When it comes to creating glowing skin, probably the most important aspect is to understand the connection between what is happening inside your body and how it can affect your outward appearance. One area that experts are looking at lately is the connection between the stomach and the way digestion problems can manifest on your skin.
Some experts refer to the study of stomach problems simply as “gut health,” and they are finding that it can have a tremendous influence on your body and your skin overall.
Research has found that there is an “intimate, bidirectional connection between the gut and skin. When the skin cell turnover functions properly, the structure of the skin serves as an effective skin barrier with the ability to limit evaporation, preserve skin moisture, and protect from invasion by foreign organisms and substances.” 1 Through its influence of signaling pathways to coordinate bodily processes, the microbiome of the gut impacts overall health and the skin.
So, want to know exactly what “gut health” is? What exactly is a “leaky gut”? The difference between a pro-biotic and pre-biotic? And, what this has to do with your skin?
This is a topic that is very close to the hearts of two leaders in the health/beauty field.
Lydia Sarfati, CEO and Founder of Repêchage Skin Care, pioneers of sustainably-harvested, seaweed based skin care, and Natalya Fazylova, DNP of ReBalance Integrative Medicine and Anti-Aging Center in NYC recently held an online forum on the topic, and have this information to share.
What is gut health?
According to Dr. Fazylova, our gastro-intestinal tract is connected to everything happening in our body. Everything we eat has to go through the gastro-intestinal (GI) tract to be digested and metabolized, and it needs to be working properly so that we get the benefits and nutrients from the food. But it also has bearing on other functions in the body. If your GI is not functioning properly, it can lead to inflammation, to lack of proper nutrient absorption, can affect the hormonal system, which in turn can affect mood. All of these problems can then manifest on the skin in the form of eczema, psoriasis, rosacea and other skin problems. If you address the gut health issues, it usually can result in these skin issues lessening or going away entirely.
What is “leaky gut”?
When we absorb the proper nutrients from our food and we eliminate toxins, our GI is functioning properly. If there is damage to our intestinal lining from excessive alcohol, smoking and chemicals, it can make the lining of our digestive tract thinner and more permeable, “leaking” out toxins into our bodies. What you might see: Eczema, psoriasis, rosacea, weight gain, fatigue and bloating.
What is the different between prebiotics and probiotics?
According to Dr. Fazylova, probiotics are something you take that already has bacteria in it. For example, if someone just took antibiotics, you need a probiotic that is strong and has a lot of different bacteria to help replace all the “good” bacteria in your body, especially in the digestive system. If you are talking about preventative probiotics, such as you would if you were counteracting stress, you would not take one that is as high.
Prebiotics help our body to produce the bacteria your body needs, working with your own system to produce the “good” bacteria that exists both inside and outside.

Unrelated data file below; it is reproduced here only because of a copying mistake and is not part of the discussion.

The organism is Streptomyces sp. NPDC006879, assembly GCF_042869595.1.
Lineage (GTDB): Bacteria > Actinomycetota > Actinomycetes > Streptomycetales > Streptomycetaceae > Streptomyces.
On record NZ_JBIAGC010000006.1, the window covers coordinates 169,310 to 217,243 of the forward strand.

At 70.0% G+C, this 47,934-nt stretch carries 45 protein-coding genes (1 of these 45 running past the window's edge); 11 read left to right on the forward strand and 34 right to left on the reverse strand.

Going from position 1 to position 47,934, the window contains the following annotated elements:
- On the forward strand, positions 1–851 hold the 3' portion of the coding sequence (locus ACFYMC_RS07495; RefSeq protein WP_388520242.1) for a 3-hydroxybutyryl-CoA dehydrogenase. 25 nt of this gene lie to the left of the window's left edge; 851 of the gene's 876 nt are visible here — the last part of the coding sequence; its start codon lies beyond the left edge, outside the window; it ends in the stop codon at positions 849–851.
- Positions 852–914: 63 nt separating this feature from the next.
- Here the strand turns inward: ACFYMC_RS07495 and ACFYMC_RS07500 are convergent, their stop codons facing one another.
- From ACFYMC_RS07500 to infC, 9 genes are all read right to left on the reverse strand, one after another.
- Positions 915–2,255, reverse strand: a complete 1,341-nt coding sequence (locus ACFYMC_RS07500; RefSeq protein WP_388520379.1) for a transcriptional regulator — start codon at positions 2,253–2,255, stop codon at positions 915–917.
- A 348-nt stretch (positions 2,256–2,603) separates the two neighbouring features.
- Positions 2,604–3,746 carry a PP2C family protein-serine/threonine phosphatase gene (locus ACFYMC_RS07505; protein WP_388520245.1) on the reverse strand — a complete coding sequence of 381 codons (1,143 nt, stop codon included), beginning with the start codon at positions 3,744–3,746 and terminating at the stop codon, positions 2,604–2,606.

“When you are talking about skin and bacteria, your skin has lots of residents that don’t pay rent,” says Sarfati. “The skin is never sterile, but it has a marvelous barrier, a shield of sebum and sweat that creates a pH balance that is slightly acidic to prevent bacteria from going into the skin, But, there is also good flora that helps to maintain this balance.”
Sarfati cautions that when you are itching or picking the skin, you are removing the barrier, or creating an opening for bacteria to get in and cause an infection, pimples and eruptions.
How to maintain gut health and healthy skin:
Dr. Favylova finds that if someone presents skin concerns such as eczema, rosacea or acne, doing a medical exam and checking for GI issues is integral to having a real impact on the condition of the skin. “When you combine the two, people usually get rid of their acne in four weeks to five weeks, that’s how powerful when you are taking care of it from the inside out.”
According to Lydia Sarfati, improper GI function may be leading to these skin problems, in addition to contact dermatitis, and breakouts around the mouth. Stress can further exacerbate the problem. When you eat and then stress about what you’ve eaten (chocolate, for example) your body releases cortisol, which can increase inflammation.
In the salon, the esthetician may perform treatments that help detoxify and deep cleanse the skin. For at home, cleansers, serums and masks that contain ingredients that help to calm the appearance of redness and irritation, such as the Repêchage®
Hydra 4® Cleanser, Red-Out® Cleanser, Red-Out® Serum, and Red-Out® Soothing Sheet Mask, These contain micro silver and Mirabalis Jalapa, ingredients that help to restore the appearance of the skin barrier.
To help lessen the appearance of breakouts, the Hydra Medic® Collection for Oily, Problem Skin is the answer for oily skin at any age. This combines seaweed extracts with an antioxidant tea blend, sea muds, and herbal extracts that gently deep cleanse the skin to help reduce oily skin while leaving skin feeling soft and smooth without over-drying.
For dry, compromised skin, and to help strengthen the skin’s natural moisture barrier, use products that contain seaweed, Mastic Oil, Camelia Japonica Seed Oil and Hyaluronic Acid such as the new Hydra Dew Pure™ Collection for Dry, Compromised Skin.
How do you approach your beauty regime from the inside out? Let us know in the comments!